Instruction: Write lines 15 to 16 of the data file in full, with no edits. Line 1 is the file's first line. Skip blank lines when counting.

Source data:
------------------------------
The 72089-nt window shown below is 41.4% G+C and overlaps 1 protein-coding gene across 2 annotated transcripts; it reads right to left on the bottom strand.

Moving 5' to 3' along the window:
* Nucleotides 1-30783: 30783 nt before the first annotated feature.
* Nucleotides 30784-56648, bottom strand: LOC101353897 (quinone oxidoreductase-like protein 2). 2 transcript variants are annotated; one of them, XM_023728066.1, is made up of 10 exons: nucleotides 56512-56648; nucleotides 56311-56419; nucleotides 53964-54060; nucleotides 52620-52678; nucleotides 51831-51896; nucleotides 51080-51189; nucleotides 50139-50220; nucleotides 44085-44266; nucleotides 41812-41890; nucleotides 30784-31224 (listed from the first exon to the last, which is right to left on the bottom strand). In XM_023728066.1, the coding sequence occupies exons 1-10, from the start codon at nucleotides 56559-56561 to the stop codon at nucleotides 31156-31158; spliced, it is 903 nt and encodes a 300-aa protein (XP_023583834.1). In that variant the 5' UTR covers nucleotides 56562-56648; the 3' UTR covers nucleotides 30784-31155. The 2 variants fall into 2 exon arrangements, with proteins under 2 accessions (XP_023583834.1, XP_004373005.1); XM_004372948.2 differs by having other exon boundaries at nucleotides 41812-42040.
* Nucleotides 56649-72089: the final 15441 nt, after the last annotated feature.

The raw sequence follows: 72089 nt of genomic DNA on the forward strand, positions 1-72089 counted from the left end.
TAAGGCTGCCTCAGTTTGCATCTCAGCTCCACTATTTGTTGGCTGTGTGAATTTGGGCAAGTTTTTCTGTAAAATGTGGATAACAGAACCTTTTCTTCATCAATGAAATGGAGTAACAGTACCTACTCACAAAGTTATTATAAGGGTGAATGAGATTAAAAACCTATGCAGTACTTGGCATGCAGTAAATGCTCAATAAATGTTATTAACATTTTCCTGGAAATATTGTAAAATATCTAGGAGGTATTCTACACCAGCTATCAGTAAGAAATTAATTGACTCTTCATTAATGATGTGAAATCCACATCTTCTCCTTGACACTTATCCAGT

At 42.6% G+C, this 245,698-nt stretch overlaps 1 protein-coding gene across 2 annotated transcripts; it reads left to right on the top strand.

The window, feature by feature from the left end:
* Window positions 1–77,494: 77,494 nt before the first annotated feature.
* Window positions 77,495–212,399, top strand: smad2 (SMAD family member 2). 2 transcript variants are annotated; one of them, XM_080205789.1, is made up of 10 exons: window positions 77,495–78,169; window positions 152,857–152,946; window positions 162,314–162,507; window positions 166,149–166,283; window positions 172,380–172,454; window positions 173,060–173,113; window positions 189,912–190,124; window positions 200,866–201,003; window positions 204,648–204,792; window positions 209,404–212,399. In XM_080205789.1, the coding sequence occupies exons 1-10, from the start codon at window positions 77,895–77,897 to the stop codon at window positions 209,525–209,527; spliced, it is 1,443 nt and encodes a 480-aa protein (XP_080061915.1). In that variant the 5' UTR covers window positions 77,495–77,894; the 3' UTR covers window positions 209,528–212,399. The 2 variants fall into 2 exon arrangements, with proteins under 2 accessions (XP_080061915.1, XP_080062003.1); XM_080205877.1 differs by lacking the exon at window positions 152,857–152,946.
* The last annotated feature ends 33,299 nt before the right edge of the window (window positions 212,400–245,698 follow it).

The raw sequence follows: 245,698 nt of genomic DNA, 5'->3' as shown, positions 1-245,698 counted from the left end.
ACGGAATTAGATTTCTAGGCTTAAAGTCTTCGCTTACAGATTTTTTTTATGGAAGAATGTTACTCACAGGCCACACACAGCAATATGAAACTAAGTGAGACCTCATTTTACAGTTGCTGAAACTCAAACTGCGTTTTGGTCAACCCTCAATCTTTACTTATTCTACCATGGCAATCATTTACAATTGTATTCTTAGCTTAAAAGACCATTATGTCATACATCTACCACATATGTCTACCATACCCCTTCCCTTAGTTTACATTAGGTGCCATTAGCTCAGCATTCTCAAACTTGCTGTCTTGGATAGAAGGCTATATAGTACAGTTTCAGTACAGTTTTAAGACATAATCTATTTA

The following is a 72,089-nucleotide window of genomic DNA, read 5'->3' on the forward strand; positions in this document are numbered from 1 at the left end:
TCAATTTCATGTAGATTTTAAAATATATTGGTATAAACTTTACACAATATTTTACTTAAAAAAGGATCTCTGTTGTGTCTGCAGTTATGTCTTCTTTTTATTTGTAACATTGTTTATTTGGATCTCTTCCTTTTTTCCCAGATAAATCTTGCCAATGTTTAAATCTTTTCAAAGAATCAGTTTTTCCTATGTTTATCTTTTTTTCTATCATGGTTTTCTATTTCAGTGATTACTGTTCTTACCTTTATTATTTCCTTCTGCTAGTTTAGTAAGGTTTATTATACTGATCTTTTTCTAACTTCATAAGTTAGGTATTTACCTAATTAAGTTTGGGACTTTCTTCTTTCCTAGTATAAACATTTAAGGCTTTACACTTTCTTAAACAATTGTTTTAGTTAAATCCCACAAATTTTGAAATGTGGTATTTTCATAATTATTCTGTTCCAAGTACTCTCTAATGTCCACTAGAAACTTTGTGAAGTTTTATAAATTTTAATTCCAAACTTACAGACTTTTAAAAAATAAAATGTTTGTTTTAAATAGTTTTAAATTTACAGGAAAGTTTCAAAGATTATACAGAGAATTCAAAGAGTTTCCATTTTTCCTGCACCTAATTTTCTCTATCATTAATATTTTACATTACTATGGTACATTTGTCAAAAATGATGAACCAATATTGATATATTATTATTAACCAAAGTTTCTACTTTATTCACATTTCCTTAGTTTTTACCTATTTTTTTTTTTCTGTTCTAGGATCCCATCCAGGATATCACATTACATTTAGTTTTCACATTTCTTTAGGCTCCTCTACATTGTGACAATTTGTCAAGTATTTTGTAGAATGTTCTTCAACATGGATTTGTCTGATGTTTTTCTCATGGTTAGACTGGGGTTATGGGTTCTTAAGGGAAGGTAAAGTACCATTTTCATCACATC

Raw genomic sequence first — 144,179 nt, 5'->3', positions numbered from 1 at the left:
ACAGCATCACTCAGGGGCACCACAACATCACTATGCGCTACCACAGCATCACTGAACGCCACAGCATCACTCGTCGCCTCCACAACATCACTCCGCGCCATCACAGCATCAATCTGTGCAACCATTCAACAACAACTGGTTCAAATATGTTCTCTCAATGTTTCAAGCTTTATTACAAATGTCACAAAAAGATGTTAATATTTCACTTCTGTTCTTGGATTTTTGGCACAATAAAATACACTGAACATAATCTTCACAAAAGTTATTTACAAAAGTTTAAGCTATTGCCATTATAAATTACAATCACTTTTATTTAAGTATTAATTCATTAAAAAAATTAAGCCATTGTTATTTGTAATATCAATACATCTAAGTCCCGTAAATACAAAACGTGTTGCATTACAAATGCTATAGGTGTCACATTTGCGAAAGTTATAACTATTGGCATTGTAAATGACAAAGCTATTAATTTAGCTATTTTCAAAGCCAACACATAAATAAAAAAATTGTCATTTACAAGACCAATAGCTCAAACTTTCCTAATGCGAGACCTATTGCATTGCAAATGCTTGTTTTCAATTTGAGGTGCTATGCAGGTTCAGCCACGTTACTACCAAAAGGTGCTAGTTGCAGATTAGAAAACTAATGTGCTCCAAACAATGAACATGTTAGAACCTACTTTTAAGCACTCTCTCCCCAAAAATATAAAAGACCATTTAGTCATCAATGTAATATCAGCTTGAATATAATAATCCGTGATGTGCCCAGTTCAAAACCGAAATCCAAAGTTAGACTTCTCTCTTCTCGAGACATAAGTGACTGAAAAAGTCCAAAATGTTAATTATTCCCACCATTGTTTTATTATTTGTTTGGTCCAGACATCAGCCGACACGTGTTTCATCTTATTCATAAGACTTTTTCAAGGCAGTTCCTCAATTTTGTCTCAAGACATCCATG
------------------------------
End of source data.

The following is a 72,089-nucleotide window of genomic DNA, read 5'->3' on the forward strand; positions in this document are numbered from 1 at the left end:
TCAATTTCATGTAGATTTTAAAATATATTGGTATAAACTTTACACAATATTTTACTTAAAAAAGGATCTCTGTTGTGTCTGCAGTTATGTCTTCTTTTTATTTGTAACATTGTTTATTTGGATCTCTTCCTTTTTTCCCAGATAAATCTTGCCAATGTTTAAATCTTTTCAAAGAATCAGTTTTTCCTATGTTTATCTTTTTTTCTATCATGGTTTTCTATTTCAGTGATTACTGTTCTTACCTTTATTATTTCCTTCTGCTAGTTTAGTAAGGTTTATTATACTGATCTTTTTCTAACTTCATAAGTTAGGTATTTACCTAATTAAGTTTGGGACTTTCTTCTTTCCTAGTATAAACATTTAAGGCTTTACACTTTCTTAAACAATTGTTTTAGTTAAATCCCACAAATTTTGAAATGTGGTATTTTCATAATTATTCTGTTCCAAGTACTCTCTAATGTCCACTAGAAACTTTGTGAAGTTTTATAAATTTTAATTCCAAACTTACAGACTTTTAAAAAATAAAATGTTTGTTTTAAATAGTTTTAAATTTACAGGAAAGTTTCAAAGATTATACAGAGAATTCAAAGAGTTTCCATTTTTCCTGCACCTAATTTTCTCTATCATTAATATTTTACATTACTATGGTACATTTGTCAAAAATGATGAACCAATATTGATATATTATTATTAACCAAAGTTTCTACTTTATTCACATTTCCTTAGTTTTTACCTATTTTTTTTTTTCTGTTCTAGGATCCCATCCAGGATATCACATTACATTTAGTTTTCACATTTCTTTAGGCTCCTCTACATTGTGACAATTTGTCAAGTATTTTGTAGAATGTTCTTCAACATGGATTTGTCTGATGTTTTTCTCATGGTTAGACTGGGGTTATGGGTTCTTAAGGGAAGGTAAAGTACCATTTTCATCACATC